It’s fascinating to watch a big prospect at this stage of development. On the one hand, you could see the potential. There’s a radar gun board at McCormick Park in Asheville, and Pint was generally throwing 94 and 95 mph and at one point, according to our youngest daughter, he touched 98 (I never saw one faster than 96). He threw a couple of 95-mph pitches down in the zone that would have been unhittable in the Major Leagues today. And he threw a few good breaking pitches, the sort that make you think, “Oh yeah, this guy’s got it.”

On the other hand, he was mostly up in the zone — often way up in the zone. He lasted just three innings, walked five, more than half of his pitches were balls, and he gave up a couple of hard hits because he couldn’t keep the ball down. His delivery to the plate is painfully slow; Greenville’s Tyler Hill drew a walk and promptly stole second and third — on the steal of third Hill was probably two-thirds of the way there before Pint released the pitch. Pint threw away a pickoff throw too and looked like he doesn’t quite have that whole thing down.

And at the end you have … what? My daughters counted 17 scouts at the game, most or all of them surely there to see Pint, and this is the job. You see a pitcher with a lot of raw talent. You know he has great makeup (everyone raves about Pint’s makeup). But you also see the many challenges he faces. The Rockies have suggested that Pint will move slowly but surely — they’re hoping that four or five years from now, he will be ready to not only pitch in the Major Leagues but be a №1 starter.

Whew. I wonder if I could predict ANYTHING that will be true in five years.


You probably know that, by the best available data, Jackie Robinson hit .097 his one year of playing baseball at UCLA. It seems impossible to believe, but it has been repeated by so many sources and connects to so many other stories (including one college newspaper story which referred to something as “colder than Jackie Robinson’s batting average”) that it’s probably true.

Jackie Robinson was a brilliant football player at UCLA, averaging 11 yards per carry in one of his seasons. If times had been different, he would unquestionably have been a high NFL draft pick and a potential star.

Jackie Robinson was an extraordinary track star. He was a real threat in the long jump for the 1940 Olympics, but those were canceled. He did not want to long jump in college, but he did anyway and won the NCAA title. If times had been different, he would unquestionably have been an Olympic star.

Jackie Robinson was a fantastic basketball player. He wasn’t a particularly tall man — 5-foot-11 was his listed height — but he was a great shooter and twice led the Pacific Coast Conference in scoring. Local writers moaned that the Eastern elite did not appreciate that Robinson was the best player in the country. If times had been different, he might have had a shot to play in the NBA (this was before there even WAS an NBA).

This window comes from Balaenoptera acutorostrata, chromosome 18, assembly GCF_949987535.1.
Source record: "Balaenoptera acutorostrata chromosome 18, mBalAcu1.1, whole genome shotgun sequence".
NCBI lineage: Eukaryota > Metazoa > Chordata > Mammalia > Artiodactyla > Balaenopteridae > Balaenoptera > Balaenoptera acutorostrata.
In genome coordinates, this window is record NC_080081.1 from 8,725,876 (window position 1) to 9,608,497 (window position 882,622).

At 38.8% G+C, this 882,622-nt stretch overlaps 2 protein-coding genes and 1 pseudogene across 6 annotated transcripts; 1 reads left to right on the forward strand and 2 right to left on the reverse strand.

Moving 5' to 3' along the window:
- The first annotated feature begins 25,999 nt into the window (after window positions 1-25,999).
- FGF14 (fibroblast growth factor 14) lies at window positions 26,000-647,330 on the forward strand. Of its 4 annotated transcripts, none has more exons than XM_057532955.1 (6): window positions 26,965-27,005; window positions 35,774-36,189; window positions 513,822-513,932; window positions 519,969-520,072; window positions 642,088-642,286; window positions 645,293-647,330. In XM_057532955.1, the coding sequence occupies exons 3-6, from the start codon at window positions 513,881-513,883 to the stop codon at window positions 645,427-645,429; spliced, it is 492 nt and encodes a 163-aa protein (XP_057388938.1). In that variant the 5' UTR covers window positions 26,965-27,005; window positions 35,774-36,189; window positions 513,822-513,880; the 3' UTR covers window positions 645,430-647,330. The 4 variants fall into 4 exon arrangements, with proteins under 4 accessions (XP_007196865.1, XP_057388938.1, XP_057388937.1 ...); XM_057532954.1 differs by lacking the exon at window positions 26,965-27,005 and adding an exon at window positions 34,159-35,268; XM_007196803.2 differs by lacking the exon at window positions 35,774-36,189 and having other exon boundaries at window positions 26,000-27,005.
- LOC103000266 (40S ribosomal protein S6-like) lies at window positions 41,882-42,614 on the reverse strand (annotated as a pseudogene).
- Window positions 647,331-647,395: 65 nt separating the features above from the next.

Jackie Robinson reached the semifinal of what was then called the “National Negro Tennis Tournament,” and he did so even though he rarely played tennis. Jackie Robinson won the Pacific Coast Conference golf tournament, even though he rarely played golf. He won various swimming championships while still in high school and could have followed that route too in a time different from his own.

And he hit .097 in college. Think about that for a moment.

There is a story I love about Jackie Robinson playing baseball in college — not an especially flattering one, depending on your point of view, but one that I think describes the hunger that burned inside him. It seems that he was brought in to pitch in a game as the afternoon turned to evening and the shadows stretched over the plate. UCLA was leading, and Robinson wanted the game to be called for darkness. But the umpire would not do it.

“I can’t see the plate!” Robinson shouted repeatedly, to no avail. And then, at that point, he began to throw wild pitches, crazy wild pitches, to prove the point that he could not see anything. It’s unclear how many of these pitches he threw but eventually he threw enough that the umpire relented and called the game. That’s not great sportsmanship, obviously, but it shows you: Jackie Robinson was going to win. His triumphant story is one of will.

He had lived a full and contentious life before Opening Day 1947: he had been a national star and he had been treated like he was invisible; he had been court-martialed for refusing to go to the back of the bus and he had won his honorable discharge in front of a military tribunal. He knew exactly what was at stake when he took the field on April 15. He would not fail.

Statcast™ Thought of the Day

Last year the Minnesota Twins tied the Cincinnati Reds (mostly Billy Hamilton) for the most five-star catches in baseball. You will remember, those are catches that are made by major league outfielders less than 25% of the time. They are figured by how much distance the outfielder has to cover and how long the ball is in the air.

Anyway, point is, the Twins outfield makes fantastic plays all the time. Friday night, Max Kepler made this five-star gem.

You might remember that on Opening Day, Byron Buxton — who is ridiculously fast — made a five-star catch of his own.

The Twins might not be able to maintain their quick start — that pitching, whoa. But they will be fun to watch all year with that defensive outfield.